Vice Admiral William S. Sims, Commander, United States Naval Forces Operating in European Waters, to Admiral William S. Benson, Chief of Naval Operations
<August 15, 1918.>
From: The Force Commander.
To the Navy Department (Chief of Naval Operations)
Subject: Repair Facilities for United States Vessels in European Waters; Compensation to Great Britain.
References: (a) Cablegram No. 8963, July 24, 1918, from the Chief of Naval Operations.
(b) My cablegram No. 4550, February 28, 1918.
(c) Cablegram No. 3641, March 8, 1918, from the Chief of Naval Operations.
(d) Cablegram No. 3770, March 12, 1918, from the Chief of Naval Operations.
(e) My letter No. 19727-40.3.2A, June 1,1918.
1. In accordance with the Department’s cablegram, reference (a), I have informed the British Admiralty that the United States Navy Department is unable to agree in the principle of compensation in kind for the repair facilities in the United Kingdom placed at the disposal of the United States Naval Forces operating in European Waters. Unless the Admiralty feel it is necessary to make further representations in regard to this matter, no further action is necessary at the present time.
2. In view of the cablegram from the Secretary of the Navy, Simben No. 5, July 24, 1918, it appears desirable to set forth at some length the negotiations in regard to repair facilities in the United Kingdom, and the reasons why it appeared necessary to enter into discussions involving the principle of compensation in kind, of which the Department has expressed its disapproval.
3. In the Spring and early Summer of 1917, when American Destroyers and other vessels were first assigned to operation in European Waters, their numbers were small, and the provision of adequate facilities for their docking and re-fit did not present a serious problem. The Admiralty at once put at our disposal in Government dockyards and private plants, sufficient facilities to cover our existing and immediately prospective needs in this respect. Furthermore, these arrangements were made prior to the Russian collapse in November 1917, and therefore prior to the time when a shortage of British manpower became a question of absorbing national importance.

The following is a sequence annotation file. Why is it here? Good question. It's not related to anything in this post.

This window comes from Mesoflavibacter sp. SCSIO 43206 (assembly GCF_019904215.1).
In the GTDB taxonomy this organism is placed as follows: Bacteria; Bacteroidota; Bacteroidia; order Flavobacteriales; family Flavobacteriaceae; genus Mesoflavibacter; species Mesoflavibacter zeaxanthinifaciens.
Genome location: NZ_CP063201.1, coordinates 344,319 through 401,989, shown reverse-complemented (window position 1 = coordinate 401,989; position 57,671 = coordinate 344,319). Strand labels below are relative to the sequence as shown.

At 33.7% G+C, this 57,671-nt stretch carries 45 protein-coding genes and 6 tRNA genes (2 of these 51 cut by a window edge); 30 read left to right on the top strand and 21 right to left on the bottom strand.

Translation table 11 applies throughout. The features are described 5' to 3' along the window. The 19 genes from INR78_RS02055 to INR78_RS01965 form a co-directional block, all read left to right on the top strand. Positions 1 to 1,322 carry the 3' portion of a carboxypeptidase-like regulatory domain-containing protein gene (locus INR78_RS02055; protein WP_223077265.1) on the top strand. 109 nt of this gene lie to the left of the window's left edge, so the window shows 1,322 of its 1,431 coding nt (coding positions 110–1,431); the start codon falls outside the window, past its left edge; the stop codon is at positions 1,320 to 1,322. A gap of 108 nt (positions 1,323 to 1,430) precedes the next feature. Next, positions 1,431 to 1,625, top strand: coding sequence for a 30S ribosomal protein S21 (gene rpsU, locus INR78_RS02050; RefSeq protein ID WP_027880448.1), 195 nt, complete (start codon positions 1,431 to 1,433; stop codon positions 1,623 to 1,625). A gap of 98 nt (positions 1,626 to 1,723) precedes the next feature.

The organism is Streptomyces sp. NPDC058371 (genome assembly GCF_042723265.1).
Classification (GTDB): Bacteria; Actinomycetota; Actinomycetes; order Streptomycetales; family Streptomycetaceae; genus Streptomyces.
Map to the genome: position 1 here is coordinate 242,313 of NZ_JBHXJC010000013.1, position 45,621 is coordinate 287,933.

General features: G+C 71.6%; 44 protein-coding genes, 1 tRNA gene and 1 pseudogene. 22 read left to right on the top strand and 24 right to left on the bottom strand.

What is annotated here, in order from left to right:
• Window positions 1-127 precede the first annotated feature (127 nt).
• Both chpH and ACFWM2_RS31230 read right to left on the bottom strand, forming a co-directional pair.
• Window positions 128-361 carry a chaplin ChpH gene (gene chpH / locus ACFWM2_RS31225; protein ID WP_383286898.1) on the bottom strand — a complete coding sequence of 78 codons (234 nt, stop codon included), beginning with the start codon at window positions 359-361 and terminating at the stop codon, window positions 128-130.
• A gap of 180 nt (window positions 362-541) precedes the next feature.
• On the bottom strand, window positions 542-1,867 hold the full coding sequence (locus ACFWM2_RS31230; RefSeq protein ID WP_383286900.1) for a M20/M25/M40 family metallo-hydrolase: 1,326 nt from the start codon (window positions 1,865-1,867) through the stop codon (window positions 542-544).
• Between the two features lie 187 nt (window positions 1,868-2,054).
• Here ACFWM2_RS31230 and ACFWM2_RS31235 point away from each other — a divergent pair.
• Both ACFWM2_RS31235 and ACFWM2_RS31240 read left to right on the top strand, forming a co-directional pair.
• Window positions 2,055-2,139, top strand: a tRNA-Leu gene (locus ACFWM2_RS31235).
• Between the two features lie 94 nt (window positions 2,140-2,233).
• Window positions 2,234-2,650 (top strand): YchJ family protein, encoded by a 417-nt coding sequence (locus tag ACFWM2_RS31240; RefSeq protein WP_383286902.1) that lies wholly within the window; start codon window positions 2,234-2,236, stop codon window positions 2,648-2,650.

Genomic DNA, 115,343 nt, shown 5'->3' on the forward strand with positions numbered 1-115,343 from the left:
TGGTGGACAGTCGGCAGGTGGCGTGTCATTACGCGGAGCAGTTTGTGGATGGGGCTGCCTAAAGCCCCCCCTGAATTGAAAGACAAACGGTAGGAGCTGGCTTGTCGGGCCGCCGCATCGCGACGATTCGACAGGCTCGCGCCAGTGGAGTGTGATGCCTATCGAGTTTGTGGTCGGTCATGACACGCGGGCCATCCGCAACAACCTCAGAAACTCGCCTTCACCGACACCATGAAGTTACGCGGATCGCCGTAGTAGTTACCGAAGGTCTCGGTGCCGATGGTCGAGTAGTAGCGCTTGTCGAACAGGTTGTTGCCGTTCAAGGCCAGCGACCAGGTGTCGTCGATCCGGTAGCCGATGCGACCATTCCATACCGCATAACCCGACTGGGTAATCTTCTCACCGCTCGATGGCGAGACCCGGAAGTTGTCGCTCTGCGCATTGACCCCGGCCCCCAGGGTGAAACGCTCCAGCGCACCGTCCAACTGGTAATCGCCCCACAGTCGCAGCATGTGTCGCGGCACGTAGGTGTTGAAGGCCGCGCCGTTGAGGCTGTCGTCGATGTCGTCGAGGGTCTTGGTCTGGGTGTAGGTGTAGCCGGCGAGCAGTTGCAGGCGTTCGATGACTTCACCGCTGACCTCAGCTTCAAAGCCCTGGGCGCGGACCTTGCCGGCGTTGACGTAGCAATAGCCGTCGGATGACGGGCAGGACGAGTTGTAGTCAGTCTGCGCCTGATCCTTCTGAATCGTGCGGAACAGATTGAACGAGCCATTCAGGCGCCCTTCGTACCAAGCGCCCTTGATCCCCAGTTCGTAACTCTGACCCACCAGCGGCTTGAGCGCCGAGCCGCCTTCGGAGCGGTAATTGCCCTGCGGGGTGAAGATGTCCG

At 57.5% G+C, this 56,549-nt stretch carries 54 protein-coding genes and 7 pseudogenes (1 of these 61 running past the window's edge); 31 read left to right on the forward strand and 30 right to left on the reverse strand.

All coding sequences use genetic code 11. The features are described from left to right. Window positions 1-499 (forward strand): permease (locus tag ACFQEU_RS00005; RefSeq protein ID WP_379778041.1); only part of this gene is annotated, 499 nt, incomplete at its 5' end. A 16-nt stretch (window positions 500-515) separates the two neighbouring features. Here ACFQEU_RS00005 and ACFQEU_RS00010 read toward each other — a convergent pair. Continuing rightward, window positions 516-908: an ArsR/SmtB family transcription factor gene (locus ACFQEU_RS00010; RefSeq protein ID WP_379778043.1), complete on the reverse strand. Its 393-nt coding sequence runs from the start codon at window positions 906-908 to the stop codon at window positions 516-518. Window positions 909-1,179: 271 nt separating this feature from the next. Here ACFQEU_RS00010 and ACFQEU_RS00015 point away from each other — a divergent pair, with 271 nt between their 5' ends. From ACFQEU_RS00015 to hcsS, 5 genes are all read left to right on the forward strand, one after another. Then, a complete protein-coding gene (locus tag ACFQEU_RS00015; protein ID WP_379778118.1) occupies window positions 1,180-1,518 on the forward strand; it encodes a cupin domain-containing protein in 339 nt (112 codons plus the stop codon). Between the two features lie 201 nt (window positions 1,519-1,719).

4. In January and February of the current year, after the Department’s building program of destroyers, submarines, Eagle boats, and mine sweepers had been settled upon, and was well under way, it became necessary to prepare plans for the maintenance of the large number of new vessels which will eventually be based in European Waters. It was planned to provide for the current upkeep, during active operations, by means of the Repair Ships already put in hand by the Department, supplemented by small semi-portable shops on shore, together with barracks for a sufficient number of men to provide for the operation of Repair Ships and shops twenty-four hours a day. These arrangements did not, however, provide for periodic docking, together with items of overhaul, requiring a longer period than that available during the active operation of the vessels, nor for the repair of major casualty damages, requiring the extended use of docks. The responsible Admiralty officials, charged with the upkeep and maintenance of the British Fleet, were then consulted in regard to this phase of the necessary arrangements.
5. Although their docks and repair facilities were already overcrowded with work, and torpedoed ships were actually awaiting docks before their repairs could be put in hand, and their program of new construction was falling seriously in arrears on account of the ever growing necessity for repairs, the Admiralty was favorably inclined to my proposals for using British Dockyard facilities for extensive repairs and periodic refits, recognizing the propriety and efficiency of the proposed arrangements. They, however, felt it necessary